we are experience designers

worlds of wonder, new temples for the 21st century?

03-02-2020, stan boshouwers

These small museum enterprises might just be a blip on the screen, if George Lucas wouldn’t have unveiled his plans for the Lucas Museum of Narrative Art, now under construction at the LA Exposition Parc in Los Angeles. The budget is over 1 Bn USD. This is a very serious museum enterprise. Below, I’ll list some more. So, do we see a new wave rolling in? I think so.

Narrative spaces, rooms that immerse their visitors in a carefully designed setting to convey a story or an idea are as old as humanity itself. When we dig up our deepest past, we find temples, churches and mystical gardens, all set up to convince their visitors to understand and adopt collective images, gods or cosmic patterns. Throughout history, people have created spaces to convey big ideas like these to their brothers and sisters. Wunderkammers, curiosity cabinets and museums all fit in this broad category, with the name of the latter pointing at being temples for the muses, as is the etymological source of muse-eion.

'Throughout the ages we have shaped and visited these places of wonder and imagination.'

These places wouldn’t have lasted without the deeply human drive to visit them. Throughout the ages we have shaped and visited these places of wonder and imagination. In classic and modern mythology sacred places are paramount. Who doesn’t know Alice’s Wonderland or the blue pill zone of the Matrix? Joseph Campbells often cited Hero starts his Journey only after arriving in a Special World, epitomized by his deep immersion into the whales’ belly. In all stories, magical spaces like these foster moments of revelation and transformation. The key question is what the temples of our times would look like. 

It depends on the way you look at things. One could say that in our post-postmodern lives, temples are obsolete, because all stories (if we would need any) are available at our fingertips, leaving the offer of immersive experience to sport stadiums, holiday resorts and themed shopping malls. Most museums nowadays look more like laboratories than temples anyway. And churches? Well, who needs a church nowadays?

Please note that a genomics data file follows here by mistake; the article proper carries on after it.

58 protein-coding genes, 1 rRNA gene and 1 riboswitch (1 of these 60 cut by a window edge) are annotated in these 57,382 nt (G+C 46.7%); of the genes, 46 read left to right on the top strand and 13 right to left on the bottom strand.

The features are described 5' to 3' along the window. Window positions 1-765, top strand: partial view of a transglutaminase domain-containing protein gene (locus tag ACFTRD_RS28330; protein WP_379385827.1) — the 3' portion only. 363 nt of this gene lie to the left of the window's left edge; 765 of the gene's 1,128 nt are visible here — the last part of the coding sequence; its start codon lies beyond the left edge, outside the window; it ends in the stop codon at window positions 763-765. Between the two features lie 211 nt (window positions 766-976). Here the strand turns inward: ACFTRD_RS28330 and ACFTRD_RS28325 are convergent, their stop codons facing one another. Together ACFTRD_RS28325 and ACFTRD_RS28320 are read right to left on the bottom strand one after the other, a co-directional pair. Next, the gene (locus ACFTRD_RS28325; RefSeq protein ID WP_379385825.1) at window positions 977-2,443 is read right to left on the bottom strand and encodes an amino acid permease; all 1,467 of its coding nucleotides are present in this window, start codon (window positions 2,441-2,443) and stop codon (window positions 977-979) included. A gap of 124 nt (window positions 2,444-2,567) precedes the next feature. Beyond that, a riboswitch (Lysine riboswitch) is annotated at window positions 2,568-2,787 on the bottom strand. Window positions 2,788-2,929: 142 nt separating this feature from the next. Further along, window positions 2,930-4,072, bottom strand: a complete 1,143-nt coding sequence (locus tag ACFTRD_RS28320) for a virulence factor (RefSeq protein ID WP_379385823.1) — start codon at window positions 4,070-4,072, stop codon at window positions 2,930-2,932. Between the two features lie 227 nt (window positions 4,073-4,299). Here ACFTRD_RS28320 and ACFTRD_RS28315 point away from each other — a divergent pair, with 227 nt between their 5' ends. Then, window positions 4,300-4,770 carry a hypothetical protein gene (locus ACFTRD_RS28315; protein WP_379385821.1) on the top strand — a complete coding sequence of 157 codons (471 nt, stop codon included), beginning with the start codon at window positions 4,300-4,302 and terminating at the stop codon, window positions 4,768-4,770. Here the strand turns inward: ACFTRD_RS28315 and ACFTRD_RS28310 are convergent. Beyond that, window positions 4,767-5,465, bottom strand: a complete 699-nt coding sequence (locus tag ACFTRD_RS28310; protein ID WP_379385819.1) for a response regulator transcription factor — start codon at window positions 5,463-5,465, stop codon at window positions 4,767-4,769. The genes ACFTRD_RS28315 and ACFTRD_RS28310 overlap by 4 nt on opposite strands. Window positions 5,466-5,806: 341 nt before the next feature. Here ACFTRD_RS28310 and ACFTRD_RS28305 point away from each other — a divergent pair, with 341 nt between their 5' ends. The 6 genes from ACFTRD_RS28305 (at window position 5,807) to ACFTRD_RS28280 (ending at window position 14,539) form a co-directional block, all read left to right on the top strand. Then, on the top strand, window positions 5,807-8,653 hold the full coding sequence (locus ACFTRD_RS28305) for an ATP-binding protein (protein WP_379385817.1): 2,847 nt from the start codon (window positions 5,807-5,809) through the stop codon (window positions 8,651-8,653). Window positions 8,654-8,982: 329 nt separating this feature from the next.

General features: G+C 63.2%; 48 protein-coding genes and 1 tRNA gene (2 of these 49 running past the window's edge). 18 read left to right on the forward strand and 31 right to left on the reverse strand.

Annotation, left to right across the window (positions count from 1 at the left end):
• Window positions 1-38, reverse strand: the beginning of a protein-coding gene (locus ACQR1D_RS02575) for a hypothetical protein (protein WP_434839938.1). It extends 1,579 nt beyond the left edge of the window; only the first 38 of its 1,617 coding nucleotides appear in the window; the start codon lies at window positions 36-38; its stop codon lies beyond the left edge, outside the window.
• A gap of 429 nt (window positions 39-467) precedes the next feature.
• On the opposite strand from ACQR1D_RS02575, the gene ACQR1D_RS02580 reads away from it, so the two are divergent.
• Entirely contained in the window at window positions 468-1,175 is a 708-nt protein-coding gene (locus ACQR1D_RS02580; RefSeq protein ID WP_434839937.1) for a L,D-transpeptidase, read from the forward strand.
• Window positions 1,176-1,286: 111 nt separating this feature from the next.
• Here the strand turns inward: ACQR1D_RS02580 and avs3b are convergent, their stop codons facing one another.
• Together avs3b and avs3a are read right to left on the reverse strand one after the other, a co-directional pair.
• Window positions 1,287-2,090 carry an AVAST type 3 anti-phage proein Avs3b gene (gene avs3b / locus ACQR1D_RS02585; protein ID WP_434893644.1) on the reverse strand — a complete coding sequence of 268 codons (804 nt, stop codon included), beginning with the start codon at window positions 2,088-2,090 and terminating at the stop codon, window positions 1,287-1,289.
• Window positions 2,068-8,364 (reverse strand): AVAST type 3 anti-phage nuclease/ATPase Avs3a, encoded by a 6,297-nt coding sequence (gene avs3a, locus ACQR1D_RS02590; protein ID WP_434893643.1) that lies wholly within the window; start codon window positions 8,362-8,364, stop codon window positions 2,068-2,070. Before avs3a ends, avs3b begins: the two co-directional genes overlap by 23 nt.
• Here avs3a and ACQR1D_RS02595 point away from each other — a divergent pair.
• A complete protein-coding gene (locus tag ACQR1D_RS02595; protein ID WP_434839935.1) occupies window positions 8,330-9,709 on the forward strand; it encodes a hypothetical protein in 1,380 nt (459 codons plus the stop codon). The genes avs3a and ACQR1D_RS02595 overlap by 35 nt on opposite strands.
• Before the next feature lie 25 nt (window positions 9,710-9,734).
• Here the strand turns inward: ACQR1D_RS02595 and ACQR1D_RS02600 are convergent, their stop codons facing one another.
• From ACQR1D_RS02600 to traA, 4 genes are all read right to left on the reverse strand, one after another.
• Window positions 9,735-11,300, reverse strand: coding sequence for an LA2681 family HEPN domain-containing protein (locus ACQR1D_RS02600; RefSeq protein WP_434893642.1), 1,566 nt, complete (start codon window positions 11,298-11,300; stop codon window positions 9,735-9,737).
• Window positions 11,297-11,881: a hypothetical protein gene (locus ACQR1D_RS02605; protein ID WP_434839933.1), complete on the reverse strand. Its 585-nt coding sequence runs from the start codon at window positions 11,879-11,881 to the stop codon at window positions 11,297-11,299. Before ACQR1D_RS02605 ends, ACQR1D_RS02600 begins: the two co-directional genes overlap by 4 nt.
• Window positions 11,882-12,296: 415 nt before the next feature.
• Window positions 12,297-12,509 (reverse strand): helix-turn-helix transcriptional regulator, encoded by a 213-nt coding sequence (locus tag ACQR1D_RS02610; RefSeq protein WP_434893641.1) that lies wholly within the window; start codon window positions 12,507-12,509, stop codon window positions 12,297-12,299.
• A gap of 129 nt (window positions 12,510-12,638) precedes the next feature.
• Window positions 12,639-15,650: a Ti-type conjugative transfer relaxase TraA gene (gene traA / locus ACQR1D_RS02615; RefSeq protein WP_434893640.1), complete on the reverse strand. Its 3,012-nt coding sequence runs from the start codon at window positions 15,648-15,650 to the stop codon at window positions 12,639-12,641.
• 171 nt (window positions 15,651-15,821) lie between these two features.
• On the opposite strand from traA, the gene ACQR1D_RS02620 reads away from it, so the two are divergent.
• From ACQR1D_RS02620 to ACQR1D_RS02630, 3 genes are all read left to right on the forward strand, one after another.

But look again. At Daniel Libeskinds ‘Museum of Humankind’ to be built in the Kenyan desert and targeted at uncovering our collective origins on the spot. Or the Museum of the Future, opening next year in Dubai, exploring the other end of the human timeline. Look at UN Live to be built in Copenhagen: a huge place, addressing global issues of citizenship, curated by the United Nations. The US will have its own version with the Barack Obama Center, a 500MUSD center in Chicago, opening in 2022, aimed at inspiring its visitors with the big ideas of its name giver. These are just some examples from a list of dozens. Numerous national museums about climate change and ecology are in development on all continents, relabeling Natural History Museums into Natural Future Centers. The same goes for a new generation of art centers and libraries worldwide, aimed at not only displaying works of art and literature, but trying to engage their visitors in a deep way and immerse them in the storyworlds of their respective authors. 

This might give us the key. Contrary to popular belief, I think people are very much looking for big stories and grand perspectives. Stories of the deeper sort, that explain who we are, where we come from and where we might be heading to. Not the naive fairy tale mythology of earlier times or the monomaniac ideas of the 20th century, but communicative ideas, expressing human creativity and intelligent spirit. It is about actualizing human imagination, to quote futurist and experience design advocate Jason Silva.‘If you want to shape minds, shape spaces into which minds can dwell’. There seems to be a growing interest from both investors and consumers to devote time, money and attention to do just that.

Museums can be the temples of the secular. People do visit them to have an uplifting experience.

This, finally, is of interest to people working on innovative museum and exhibition projects. Museums can be the temples of the secular. People do visit them to have an uplifting experience. It is not just the topic the museum is about, it is about how this topic is contextualized, making full use of the amazing narrative powers of architecture. If it is your job to provide wow moments in museums, the key is to utilize the power of immersive communication in the service of true human desires.

If you are curious about Worlds of Wonder, handbook on experience design and immersive spatial storytelling, please read more or order your copy.